• Gingerly tip into the lined loaf tin and pop her into the oven for an hour. At this point I poked a kebab skewer (of course I don’t have cake testers) into the centre and it was still pretty liquid. I turned the heat down to 120℃ and let her sit there for another 20 minutes whilst I went on a walk.
Must…resist…urge…to…eat…
  • Tempting as the smells may be, leave your loaf to cool down before you attempt removal! It’ll be worth the wait, trust me! We had ours for pudding with freshly sliced bananas and cream. It’s healthy because there’s fruit in it, right?
It’s worth the wait – you can crust me

You can always swap the nuts out if you prefer or use rice flour and GF baking powder to turn this coeliac friendly. I’m sure E has some tips for a vegan version too! Happy baking ~L.

It’s so good – you won’t beloaf it

The Big 3-0 In Lockdown 3.0

L celebrates her “milestone” birthday during the UK’s third national lockdown.

Well, I had hoped it wouldn’t happen, but it has. I’m finally joining the rest of my loved ones in celebrating a Lockdown Birthday. Now, let me be clear before I type another word: I know there are terrible, frightening things happening in the world right now, of much more importance than this little Capricorn, but I still felt “funny” about it all…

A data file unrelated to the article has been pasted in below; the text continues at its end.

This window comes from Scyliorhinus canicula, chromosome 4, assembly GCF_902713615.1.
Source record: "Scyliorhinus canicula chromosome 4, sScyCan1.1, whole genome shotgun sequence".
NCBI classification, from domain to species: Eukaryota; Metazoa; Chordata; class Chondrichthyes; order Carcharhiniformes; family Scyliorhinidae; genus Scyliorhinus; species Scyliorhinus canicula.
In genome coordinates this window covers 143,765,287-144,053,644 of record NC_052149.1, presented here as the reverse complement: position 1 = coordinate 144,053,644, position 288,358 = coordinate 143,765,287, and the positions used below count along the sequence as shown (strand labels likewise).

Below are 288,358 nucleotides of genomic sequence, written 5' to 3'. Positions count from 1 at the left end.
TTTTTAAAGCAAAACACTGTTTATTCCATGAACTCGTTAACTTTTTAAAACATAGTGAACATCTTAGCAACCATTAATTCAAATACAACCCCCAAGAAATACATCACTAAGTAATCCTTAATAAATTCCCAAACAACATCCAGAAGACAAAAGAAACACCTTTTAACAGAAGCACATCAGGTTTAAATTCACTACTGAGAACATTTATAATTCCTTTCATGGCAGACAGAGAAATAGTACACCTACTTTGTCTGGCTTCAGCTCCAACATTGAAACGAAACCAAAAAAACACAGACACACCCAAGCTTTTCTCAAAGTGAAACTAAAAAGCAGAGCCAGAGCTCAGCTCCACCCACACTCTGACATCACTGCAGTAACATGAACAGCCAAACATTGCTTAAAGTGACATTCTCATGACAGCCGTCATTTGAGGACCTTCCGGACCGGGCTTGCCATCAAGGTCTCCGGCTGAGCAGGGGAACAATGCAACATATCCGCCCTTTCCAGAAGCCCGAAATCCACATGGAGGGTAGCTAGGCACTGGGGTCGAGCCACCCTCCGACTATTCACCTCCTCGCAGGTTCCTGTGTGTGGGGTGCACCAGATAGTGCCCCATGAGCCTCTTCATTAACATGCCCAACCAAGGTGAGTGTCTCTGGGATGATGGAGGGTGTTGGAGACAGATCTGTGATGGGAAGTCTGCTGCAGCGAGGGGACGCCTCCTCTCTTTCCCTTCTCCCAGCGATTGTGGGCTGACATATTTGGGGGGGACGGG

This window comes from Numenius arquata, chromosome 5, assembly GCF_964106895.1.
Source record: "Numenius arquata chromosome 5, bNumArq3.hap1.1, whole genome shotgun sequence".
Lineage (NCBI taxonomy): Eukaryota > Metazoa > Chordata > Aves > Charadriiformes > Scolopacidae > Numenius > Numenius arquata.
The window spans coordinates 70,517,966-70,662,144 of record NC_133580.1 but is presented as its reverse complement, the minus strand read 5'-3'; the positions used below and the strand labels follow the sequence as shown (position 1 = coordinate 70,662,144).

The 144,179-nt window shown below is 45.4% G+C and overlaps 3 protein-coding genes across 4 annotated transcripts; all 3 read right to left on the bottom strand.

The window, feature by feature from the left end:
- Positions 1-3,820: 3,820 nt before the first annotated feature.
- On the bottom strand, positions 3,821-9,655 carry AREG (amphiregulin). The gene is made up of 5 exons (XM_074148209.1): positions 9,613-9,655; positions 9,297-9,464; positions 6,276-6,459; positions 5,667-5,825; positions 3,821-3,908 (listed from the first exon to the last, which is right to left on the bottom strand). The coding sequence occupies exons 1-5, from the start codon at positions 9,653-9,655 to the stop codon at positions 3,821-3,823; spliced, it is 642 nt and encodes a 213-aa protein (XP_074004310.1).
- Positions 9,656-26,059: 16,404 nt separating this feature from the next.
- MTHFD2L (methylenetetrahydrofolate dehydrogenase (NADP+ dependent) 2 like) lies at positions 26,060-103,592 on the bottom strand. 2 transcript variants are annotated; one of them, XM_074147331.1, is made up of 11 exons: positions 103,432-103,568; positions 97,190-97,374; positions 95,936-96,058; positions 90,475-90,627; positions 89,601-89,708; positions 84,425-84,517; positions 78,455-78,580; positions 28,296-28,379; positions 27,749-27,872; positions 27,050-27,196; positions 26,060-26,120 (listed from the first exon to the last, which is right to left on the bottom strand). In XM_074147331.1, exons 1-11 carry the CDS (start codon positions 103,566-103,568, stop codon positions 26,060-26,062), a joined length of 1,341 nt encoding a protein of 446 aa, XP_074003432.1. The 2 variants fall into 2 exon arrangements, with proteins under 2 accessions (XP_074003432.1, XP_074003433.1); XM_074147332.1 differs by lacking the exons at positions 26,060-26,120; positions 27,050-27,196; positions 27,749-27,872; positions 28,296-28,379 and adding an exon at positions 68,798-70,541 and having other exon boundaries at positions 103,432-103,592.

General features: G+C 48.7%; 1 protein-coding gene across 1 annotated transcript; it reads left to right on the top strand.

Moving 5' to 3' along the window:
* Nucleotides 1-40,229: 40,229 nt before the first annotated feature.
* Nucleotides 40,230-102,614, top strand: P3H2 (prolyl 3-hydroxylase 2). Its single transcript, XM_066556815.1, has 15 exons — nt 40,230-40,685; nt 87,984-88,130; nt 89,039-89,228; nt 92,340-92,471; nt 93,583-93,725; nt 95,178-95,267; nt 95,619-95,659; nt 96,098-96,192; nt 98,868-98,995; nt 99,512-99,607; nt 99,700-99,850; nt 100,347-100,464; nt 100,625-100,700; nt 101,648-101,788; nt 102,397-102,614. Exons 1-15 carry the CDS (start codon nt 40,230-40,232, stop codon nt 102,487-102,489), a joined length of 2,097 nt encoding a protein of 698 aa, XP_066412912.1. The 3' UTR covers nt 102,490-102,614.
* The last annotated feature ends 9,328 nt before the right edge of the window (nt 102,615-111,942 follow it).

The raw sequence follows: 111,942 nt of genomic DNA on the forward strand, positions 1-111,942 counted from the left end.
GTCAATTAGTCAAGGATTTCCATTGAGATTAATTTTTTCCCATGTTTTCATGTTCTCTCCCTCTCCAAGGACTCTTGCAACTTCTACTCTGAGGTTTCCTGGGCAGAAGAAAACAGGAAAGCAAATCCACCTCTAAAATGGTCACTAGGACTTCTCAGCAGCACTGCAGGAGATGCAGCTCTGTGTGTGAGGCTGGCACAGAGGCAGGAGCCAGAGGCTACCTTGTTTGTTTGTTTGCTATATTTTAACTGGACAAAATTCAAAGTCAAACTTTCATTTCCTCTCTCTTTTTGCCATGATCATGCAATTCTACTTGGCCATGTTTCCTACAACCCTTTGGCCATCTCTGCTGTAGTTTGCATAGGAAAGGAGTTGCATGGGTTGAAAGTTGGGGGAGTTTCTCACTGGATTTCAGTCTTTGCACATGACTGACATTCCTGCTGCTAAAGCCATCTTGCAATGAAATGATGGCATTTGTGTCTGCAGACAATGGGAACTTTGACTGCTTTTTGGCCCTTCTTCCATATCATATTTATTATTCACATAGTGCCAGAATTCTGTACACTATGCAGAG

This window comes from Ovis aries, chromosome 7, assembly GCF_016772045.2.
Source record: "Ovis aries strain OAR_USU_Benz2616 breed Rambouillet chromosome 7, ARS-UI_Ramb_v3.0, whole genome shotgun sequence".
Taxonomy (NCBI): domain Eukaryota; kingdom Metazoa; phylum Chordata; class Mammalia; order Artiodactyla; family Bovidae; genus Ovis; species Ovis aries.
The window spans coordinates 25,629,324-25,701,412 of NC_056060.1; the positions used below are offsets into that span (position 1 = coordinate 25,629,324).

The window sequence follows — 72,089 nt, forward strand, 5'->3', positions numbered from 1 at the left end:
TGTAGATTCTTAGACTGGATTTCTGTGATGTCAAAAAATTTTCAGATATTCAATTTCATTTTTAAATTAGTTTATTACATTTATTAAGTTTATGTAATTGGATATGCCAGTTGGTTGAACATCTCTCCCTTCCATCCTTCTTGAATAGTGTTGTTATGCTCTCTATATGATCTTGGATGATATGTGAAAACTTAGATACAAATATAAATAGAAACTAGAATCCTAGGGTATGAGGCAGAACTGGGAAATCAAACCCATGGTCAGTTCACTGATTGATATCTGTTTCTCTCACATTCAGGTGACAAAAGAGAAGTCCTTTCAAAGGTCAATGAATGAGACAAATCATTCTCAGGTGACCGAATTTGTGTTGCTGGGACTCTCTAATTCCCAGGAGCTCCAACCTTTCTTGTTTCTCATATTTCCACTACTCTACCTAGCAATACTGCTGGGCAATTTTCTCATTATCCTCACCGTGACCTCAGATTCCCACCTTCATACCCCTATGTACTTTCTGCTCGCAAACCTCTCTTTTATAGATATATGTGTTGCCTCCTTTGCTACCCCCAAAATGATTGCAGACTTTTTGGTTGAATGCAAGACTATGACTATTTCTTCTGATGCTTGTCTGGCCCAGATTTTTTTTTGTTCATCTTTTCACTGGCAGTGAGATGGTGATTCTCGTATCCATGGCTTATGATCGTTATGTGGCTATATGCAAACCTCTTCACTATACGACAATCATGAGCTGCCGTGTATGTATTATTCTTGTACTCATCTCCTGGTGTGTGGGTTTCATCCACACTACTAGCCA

Growing old is inevitable, growing up however…

I was chatting with some of my friends last week, who all felt similar about celebrating this milestone under the current restrictions. It’s not that I had grand plans of a dirty thirty in Bordeaux, although that would’ve been delightful. I think it’s that being born in January, my birthday is quite often a bit of an after thought. This month is not only long and dark, it’s also the time of year we typically introvert, diving head first into fun activities such as Dry January, Veganuary, countless diets and detoxes, returning to school and last minute tax returns. Hardly puts you in the mood for a party, does it?

VB eat your heart out

Turning thirty had a lot riding on it. It’s the mystical age I often used growing up to set as a measure. As Emma Bunton articulated in Spice World: “do you think I’ll always be Baby Spice, even when I’m (gulp) thirty?” It would also firmly put in me in the “Overs” category of the old X Factor format. “Overs”…how rude is that?

Thirty, flirty and thriving

All this having been said, I am shocked to confess that this birthday is probably one of the best I’ve ever had. Having zero expectations for the day and no added pressure from my loved ones asking: “have you had a good time?” meant that my simple, relaxed day was really enjoyable.